Greenwich (Virginia, United States) (search for this): chapter 110
my purpose to push forward that corps, as soon as practicable, to Greenwich, about half-way between Warrenton and Gainesville. I sent ordersd by Kearny's division of Heintzelman's corps, to move rapidly on Greenwich, so as to reach there that night, to communicate at once with Gento the east. I directed Gen. Reno to march at the same hour from Greenwich, direct upon Manassas Junction, and Kearny to march at the same h of the enemy are still opposite to you, you must send forward to Greenwich to be there to-morrow evening with two batteries of artillery, oreneral Reno leading, will take the road from Catlett's station to Greenwich, so as to reach there to-night or early in the morning. Major-Ge will immediately push forward with his corps in the direction of Greenwich and Gainesville, to assist the operations on the right wing. Mwe shall bag the whole crowd. I have directed Reno to march from Greenwich at the same hour upon Manassas Junction, and Kearny, who is in hi
Fayetteville (North Carolina, United States) (search for this): chapter 110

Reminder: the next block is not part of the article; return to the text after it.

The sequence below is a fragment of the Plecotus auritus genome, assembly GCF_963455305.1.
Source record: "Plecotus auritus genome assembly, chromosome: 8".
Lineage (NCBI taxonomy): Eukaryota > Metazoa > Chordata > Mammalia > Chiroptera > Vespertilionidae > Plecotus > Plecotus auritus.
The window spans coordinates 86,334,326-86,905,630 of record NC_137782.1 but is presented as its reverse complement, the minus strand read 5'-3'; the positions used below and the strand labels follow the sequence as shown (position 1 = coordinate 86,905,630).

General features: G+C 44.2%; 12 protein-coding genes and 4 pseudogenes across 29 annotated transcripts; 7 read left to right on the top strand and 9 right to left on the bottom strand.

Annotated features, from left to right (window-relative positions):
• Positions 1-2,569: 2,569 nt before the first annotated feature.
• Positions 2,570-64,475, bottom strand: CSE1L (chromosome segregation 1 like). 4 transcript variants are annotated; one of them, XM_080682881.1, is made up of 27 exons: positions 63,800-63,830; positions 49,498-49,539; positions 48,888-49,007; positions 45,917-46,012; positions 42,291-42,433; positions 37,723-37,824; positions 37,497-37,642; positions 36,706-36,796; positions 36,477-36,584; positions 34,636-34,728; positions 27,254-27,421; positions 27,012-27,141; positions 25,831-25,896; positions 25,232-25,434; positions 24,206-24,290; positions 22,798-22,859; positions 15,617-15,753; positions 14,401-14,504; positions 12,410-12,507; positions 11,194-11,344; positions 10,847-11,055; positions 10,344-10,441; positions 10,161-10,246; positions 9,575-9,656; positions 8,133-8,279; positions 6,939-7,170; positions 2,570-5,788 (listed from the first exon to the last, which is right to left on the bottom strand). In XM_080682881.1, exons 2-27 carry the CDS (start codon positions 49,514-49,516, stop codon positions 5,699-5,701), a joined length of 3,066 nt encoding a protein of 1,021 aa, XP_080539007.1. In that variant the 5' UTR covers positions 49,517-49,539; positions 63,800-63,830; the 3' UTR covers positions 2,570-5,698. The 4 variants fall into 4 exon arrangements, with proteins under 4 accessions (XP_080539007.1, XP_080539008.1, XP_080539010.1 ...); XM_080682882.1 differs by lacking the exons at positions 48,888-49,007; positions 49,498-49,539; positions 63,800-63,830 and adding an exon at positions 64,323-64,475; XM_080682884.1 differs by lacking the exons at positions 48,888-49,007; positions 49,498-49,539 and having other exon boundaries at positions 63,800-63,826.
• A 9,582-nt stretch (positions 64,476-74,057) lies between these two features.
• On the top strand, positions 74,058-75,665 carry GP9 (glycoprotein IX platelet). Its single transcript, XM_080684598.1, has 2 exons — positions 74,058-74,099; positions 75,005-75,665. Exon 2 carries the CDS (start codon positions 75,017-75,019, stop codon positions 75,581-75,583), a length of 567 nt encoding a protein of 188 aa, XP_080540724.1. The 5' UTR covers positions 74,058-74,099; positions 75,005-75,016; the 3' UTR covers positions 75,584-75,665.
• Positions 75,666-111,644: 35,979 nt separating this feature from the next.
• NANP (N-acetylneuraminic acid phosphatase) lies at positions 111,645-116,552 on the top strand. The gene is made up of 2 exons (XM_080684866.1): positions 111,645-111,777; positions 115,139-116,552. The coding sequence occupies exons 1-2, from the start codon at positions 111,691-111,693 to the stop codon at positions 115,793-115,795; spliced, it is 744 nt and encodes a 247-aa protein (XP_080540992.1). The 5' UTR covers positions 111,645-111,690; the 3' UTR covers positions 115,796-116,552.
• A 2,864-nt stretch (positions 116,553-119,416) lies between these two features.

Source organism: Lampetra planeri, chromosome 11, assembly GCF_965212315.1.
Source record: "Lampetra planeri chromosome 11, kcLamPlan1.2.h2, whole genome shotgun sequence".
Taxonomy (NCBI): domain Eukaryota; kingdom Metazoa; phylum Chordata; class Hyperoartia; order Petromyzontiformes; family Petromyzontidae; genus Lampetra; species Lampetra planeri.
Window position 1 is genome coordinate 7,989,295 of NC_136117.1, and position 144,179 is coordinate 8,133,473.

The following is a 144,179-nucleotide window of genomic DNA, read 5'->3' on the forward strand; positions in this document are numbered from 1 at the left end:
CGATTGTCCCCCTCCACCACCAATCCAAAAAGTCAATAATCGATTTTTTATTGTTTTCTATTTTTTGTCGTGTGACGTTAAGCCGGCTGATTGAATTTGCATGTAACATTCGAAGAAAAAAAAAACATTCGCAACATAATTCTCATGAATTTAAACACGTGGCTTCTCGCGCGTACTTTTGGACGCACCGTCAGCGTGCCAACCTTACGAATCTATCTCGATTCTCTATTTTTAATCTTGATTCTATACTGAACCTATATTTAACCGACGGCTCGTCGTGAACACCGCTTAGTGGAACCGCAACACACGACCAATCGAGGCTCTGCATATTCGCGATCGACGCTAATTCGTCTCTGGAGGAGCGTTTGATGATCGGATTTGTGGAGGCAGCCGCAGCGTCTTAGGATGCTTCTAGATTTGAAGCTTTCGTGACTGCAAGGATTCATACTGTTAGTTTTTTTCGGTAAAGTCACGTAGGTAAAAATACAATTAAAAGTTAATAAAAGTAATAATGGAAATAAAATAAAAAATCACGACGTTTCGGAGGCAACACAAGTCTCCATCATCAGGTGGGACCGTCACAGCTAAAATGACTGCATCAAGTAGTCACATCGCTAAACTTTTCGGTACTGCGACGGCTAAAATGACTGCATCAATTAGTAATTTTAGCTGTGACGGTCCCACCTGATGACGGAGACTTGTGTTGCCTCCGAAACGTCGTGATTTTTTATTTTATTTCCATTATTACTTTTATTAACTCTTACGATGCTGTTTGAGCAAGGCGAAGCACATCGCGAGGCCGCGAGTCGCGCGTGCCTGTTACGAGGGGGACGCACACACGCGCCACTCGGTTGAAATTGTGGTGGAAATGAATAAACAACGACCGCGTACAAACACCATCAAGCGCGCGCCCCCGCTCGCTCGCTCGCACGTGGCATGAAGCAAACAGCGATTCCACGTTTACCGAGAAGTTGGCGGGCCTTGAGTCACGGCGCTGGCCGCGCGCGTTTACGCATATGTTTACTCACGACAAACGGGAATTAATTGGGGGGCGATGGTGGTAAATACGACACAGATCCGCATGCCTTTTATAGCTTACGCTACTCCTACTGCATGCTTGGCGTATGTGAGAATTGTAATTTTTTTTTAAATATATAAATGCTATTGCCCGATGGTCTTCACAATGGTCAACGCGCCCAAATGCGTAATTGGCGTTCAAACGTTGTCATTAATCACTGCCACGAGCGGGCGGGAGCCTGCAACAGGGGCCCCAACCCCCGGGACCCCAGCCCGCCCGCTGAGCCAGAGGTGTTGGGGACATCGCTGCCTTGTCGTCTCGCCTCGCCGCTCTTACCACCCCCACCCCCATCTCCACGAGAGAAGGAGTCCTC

ed from me only by a shallow river, fordable at many points for infantry as well as cavalry and artillery — no supporting force within eight or ten miles--I supposed that it was not really the intention of the Commanding General to leave me in this position. I was confirmed in my opinion by the answer of Gen. Banks, who advised me to march to Fayetteville, and by the fragmentary paper saying that I would find my pontoon-train at that point. Considering all this, I resolved to march to Fayetteville at night, and made my preparations accordingly, though I did not believe in the correctness of the whole plan. Just at the moment when my troops were about to move, one of my officers returned with an order of Gen. Pope, directing me to march to Warrenton and to encamp there. I put my troops in motion in compliance with this order, and cautiously withdrew from Waterloo Bridge, as I had not a single company of cavalry to cover my retreat. Before withdrawing, however, I ordered the des